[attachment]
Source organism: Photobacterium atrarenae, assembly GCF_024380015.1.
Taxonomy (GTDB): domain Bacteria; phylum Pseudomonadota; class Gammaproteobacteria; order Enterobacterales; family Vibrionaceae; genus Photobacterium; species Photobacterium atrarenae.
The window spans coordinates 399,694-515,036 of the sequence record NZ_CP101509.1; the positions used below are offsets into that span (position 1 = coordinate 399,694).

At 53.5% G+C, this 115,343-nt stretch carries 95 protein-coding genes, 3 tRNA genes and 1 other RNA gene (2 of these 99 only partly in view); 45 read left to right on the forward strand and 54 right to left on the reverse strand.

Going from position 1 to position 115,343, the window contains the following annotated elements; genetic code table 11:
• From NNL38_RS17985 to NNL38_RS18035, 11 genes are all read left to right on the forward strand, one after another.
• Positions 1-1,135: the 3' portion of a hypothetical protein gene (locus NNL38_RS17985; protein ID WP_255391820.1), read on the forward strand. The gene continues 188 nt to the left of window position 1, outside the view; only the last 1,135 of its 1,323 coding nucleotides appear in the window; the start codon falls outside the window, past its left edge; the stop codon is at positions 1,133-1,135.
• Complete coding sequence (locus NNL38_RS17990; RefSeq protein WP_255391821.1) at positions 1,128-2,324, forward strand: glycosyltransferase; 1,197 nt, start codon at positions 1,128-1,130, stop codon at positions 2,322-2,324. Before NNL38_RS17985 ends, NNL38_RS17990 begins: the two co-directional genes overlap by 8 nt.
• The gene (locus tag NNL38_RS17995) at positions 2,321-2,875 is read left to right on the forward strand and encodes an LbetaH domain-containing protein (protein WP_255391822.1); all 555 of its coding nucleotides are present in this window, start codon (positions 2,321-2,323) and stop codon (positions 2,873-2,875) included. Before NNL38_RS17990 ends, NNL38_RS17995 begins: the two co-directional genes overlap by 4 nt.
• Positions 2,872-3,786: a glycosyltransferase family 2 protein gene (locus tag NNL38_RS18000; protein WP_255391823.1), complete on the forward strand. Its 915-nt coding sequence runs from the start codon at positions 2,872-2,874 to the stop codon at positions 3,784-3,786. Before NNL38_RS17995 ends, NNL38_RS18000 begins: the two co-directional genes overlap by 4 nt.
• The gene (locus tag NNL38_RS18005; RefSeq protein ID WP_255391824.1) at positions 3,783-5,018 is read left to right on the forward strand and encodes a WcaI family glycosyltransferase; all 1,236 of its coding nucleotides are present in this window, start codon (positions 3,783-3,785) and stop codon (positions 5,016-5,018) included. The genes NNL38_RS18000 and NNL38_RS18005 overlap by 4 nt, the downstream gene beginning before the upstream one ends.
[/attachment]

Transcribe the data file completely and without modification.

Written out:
Source organism: Photobacterium atrarenae, assembly GCF_024380015.1.
Taxonomy (GTDB): domain Bacteria; phylum Pseudomonadota; class Gammaproteobacteria; order Enterobacterales; family Vibrionaceae; genus Photobacterium; species Photobacterium atrarenae.
The window spans coordinates 399,694-515,036 of the sequence record NZ_CP101509.1; the positions used below are offsets into that span (position 1 = coordinate 399,694).

At 53.5% G+C, this 115,343-nt stretch carries 95 protein-coding genes, 3 tRNA genes and 1 other RNA gene (2 of these 99 only partly in view); 45 read left to right on the forward strand and 54 right to left on the reverse strand.

Going from position 1 to position 115,343, the window contains the following annotated elements; genetic code table 11:
• From NNL38_RS17985 to NNL38_RS18035, 11 genes are all read left to right on the forward strand, one after another.
• Positions 1-1,135: the 3' portion of a hypothetical protein gene (locus NNL38_RS17985; protein ID WP_255391820.1), read on the forward strand. The gene continues 188 nt to the left of window position 1, outside the view; only the last 1,135 of its 1,323 coding nucleotides appear in the window; the start codon falls outside the window, past its left edge; the stop codon is at positions 1,133-1,135.
• Complete coding sequence (locus NNL38_RS17990; RefSeq protein WP_255391821.1) at positions 1,128-2,324, forward strand: glycosyltransferase; 1,197 nt, start codon at positions 1,128-1,130, stop codon at positions 2,322-2,324. Before NNL38_RS17985 ends, NNL38_RS17990 begins: the two co-directional genes overlap by 8 nt.
• The gene (locus tag NNL38_RS17995) at positions 2,321-2,875 is read left to right on the forward strand and encodes an LbetaH domain-containing protein (protein WP_255391822.1); all 555 of its coding nucleotides are present in this window, start codon (positions 2,321-2,323) and stop codon (positions 2,873-2,875) included. Before NNL38_RS17990 ends, NNL38_RS17995 begins: the two co-directional genes overlap by 4 nt.
• Positions 2,872-3,786: a glycosyltransferase family 2 protein gene (locus tag NNL38_RS18000; protein WP_255391823.1), complete on the forward strand. Its 915-nt coding sequence runs from the start codon at positions 2,872-2,874 to the stop codon at positions 3,784-3,786. Before NNL38_RS17995 ends, NNL38_RS18000 begins: the two co-directional genes overlap by 4 nt.
• The gene (locus tag NNL38_RS18005; RefSeq protein ID WP_255391824.1) at positions 3,783-5,018 is read left to right on the forward strand and encodes a WcaI family glycosyltransferase; all 1,236 of its coding nucleotides are present in this window, start codon (positions 3,783-3,785) and stop codon (positions 5,016-5,018) included. The genes NNL38_RS18000 and NNL38_RS18005 overlap by 4 nt, the downstream gene beginning before the upstream one ends.